grotto

(redirected from grottoes)
Also found in: Dictionary, Thesaurus, Wikipedia.

grotto

1. a small cave, esp one with attractive features
2. a construction in the form of a cave, esp as in landscaped gardens during the 18th century
Collins Discovery Encyclopedia, 1st edition © HarperCollins Publishers 2005

Grotto

A natural or artificial cave, often decorated with shells or stones and incorporating waterfalls or fountains.
Illustrated Dictionary of Architecture Copyright © 2012, 2002, 1998 by The McGraw-Hill Companies, Inc. All rights reserved
The following article is from The Great Soviet Encyclopedia (1979). It might be outdated or ideologically biased.

Grotto

 

in architecture, a type of park structure (sometimes a pavilion) designed to resemble a natural cave and built and finished with material such as seashells, tuff, and sea rocks. Grottoes were particularly popular in garden and park architecture of the 17th and 18th centuries (in Russia, from the 18th century).

The Great Soviet Encyclopedia, 3rd Edition (1970-1979). © 2010 The Gale Group, Inc. All rights reserved.

grotto

A natural or artificial cave, often decorated with shells or stones and incorporating waterfalls or fountains.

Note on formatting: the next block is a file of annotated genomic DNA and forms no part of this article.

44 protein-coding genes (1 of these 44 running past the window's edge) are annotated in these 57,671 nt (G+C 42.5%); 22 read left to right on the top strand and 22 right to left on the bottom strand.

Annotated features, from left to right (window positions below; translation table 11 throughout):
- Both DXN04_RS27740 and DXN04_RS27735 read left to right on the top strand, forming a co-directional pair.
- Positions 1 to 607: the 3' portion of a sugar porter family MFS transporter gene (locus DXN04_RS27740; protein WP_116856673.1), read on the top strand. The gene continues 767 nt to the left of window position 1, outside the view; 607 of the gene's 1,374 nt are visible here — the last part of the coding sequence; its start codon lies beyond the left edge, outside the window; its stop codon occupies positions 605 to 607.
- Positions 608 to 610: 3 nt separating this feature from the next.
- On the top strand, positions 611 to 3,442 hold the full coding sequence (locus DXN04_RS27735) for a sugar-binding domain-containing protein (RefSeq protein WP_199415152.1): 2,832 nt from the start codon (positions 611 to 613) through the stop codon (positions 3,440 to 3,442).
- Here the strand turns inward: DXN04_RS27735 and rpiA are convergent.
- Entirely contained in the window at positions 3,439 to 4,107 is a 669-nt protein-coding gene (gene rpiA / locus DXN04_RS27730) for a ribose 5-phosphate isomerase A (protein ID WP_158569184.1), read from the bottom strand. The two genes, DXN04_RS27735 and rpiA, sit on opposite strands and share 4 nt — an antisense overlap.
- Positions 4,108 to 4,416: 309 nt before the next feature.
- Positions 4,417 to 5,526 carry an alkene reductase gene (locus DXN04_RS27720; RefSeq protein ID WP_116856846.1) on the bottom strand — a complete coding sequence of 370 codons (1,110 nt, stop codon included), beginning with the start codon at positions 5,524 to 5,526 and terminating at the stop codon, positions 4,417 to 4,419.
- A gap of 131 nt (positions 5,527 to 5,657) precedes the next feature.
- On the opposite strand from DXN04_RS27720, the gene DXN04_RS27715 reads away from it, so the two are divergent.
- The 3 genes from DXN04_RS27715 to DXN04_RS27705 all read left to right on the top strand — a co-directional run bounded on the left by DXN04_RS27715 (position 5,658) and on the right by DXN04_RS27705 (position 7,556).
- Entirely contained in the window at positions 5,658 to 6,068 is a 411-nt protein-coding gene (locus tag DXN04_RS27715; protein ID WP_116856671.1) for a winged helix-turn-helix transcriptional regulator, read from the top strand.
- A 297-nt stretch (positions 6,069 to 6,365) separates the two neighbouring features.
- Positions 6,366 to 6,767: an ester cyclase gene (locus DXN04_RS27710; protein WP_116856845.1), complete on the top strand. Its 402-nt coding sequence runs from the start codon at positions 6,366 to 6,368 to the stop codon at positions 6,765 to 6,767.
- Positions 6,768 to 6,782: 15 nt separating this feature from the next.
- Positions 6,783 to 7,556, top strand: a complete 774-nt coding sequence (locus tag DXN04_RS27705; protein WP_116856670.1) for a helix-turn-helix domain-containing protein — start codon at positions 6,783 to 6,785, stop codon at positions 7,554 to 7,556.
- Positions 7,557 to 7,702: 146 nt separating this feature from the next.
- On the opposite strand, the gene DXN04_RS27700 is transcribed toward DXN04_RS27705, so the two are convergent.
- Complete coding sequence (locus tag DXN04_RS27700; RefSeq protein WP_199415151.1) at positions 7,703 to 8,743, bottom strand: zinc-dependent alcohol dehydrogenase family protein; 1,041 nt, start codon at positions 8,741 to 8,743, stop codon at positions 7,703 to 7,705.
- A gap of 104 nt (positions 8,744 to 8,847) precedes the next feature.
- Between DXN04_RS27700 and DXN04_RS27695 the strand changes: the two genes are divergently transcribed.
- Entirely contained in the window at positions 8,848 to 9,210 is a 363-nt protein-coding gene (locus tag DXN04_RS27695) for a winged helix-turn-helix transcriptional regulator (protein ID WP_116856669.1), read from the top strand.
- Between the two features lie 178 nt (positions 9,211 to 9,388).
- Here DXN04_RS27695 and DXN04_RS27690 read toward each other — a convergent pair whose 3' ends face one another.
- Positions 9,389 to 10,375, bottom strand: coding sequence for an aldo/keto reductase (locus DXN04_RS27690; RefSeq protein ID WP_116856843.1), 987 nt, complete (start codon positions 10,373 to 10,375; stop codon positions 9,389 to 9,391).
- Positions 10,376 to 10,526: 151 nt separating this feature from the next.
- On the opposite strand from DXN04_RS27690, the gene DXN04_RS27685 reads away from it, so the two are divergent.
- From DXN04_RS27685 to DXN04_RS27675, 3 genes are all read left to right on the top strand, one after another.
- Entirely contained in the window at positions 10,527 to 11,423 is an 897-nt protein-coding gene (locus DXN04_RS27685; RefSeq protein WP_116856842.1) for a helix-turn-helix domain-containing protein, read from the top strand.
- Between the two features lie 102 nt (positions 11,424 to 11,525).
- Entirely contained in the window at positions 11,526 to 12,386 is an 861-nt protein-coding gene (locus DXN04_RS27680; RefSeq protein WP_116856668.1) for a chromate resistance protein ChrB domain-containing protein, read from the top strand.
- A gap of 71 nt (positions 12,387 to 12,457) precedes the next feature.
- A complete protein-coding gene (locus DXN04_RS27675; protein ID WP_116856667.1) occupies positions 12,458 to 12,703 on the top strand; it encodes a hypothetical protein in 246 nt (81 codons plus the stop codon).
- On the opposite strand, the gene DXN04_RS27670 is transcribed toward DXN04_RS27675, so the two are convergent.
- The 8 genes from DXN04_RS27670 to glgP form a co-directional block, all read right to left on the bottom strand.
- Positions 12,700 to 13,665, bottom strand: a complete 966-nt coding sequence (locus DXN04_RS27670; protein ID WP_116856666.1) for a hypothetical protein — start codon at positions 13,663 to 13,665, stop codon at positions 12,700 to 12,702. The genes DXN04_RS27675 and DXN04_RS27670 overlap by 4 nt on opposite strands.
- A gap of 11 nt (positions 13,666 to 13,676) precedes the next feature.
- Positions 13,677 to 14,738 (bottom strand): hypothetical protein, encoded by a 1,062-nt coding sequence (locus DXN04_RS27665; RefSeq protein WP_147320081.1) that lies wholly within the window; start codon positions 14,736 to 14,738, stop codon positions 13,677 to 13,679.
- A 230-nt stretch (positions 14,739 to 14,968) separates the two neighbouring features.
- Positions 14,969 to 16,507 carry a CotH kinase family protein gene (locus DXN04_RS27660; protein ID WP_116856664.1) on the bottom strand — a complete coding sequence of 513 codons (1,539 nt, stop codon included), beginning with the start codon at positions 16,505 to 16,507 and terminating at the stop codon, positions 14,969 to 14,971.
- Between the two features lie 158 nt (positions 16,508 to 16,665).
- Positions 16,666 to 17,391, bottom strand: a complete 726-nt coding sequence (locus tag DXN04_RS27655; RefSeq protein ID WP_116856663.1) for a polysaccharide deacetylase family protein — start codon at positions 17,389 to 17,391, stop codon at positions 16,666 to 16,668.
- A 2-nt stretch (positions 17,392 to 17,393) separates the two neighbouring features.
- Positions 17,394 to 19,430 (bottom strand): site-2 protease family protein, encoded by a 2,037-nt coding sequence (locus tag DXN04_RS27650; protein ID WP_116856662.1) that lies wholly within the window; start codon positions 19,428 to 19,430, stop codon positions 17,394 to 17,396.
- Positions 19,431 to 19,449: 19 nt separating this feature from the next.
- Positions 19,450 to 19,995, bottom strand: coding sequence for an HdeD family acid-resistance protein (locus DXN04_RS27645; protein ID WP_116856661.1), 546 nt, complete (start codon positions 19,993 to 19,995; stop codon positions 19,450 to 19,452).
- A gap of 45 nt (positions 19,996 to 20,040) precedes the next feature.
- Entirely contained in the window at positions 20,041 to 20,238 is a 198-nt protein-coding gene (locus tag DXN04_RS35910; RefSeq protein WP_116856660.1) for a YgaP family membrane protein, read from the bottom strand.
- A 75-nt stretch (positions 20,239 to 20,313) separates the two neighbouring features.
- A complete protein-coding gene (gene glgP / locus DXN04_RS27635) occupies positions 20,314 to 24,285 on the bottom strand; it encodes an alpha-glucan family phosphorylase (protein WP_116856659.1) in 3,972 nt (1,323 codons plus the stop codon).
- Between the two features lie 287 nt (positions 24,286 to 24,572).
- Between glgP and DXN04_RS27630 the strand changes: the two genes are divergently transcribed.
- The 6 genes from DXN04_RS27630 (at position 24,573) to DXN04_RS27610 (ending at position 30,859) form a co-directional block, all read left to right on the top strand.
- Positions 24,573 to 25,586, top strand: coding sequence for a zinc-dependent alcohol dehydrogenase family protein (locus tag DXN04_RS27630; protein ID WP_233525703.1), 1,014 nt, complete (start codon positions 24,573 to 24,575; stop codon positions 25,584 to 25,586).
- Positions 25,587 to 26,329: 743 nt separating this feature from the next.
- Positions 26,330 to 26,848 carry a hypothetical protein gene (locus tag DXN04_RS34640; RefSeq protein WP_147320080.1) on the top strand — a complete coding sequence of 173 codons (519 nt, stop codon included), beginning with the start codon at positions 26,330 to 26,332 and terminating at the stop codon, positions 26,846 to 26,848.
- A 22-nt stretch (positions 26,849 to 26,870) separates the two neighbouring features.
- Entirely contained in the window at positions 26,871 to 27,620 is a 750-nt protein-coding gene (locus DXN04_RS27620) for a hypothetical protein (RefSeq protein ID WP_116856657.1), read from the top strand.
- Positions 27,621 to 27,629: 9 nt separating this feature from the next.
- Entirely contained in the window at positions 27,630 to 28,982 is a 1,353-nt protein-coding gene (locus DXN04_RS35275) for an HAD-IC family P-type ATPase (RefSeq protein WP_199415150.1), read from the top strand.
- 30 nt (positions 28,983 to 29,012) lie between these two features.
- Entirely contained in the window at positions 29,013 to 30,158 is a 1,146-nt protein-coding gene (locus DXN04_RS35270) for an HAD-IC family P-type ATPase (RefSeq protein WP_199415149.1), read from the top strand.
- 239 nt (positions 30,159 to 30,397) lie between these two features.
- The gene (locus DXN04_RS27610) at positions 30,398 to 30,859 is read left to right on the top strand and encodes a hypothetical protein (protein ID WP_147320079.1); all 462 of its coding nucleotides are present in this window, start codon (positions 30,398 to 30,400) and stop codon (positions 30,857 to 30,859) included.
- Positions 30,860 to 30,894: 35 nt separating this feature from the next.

McGraw-Hill Dictionary of Architecture and Construction. Copyright © 2003 by McGraw-Hill Companies, Inc.
References in periodicals archive ?
The book designed by Longmen Grottoes Research Institute highlights eight sets of the most representative paintings from the grottoes, said Yu Ying, head of the Longmen Grottoes Scenic Area Administration Commission.
"The colors of most Buddhist images in the grottoes have faded after more than 1,000 years of weathering.
The carving of the grottoes started 1,500 years ago.
But it takes a look at the grottoes of Christmas past to see why this time-honoured tradition has become a magical miracle for many
He said: 'Grottoes take up a lot of space and I think a lot of big shops would rather have extra shelves to sell more stuff in the run-up to Christmas.
'We can do something about it if the public unite and demand their grottoes back.
Unlike so many other grottoes of both the sixteenth and seventeenth centuries, it did not have the room for automata--figures of animals and mythological characters that 'performed'--sometimes spraying the unwary with water for the amusement and wonder of spectators.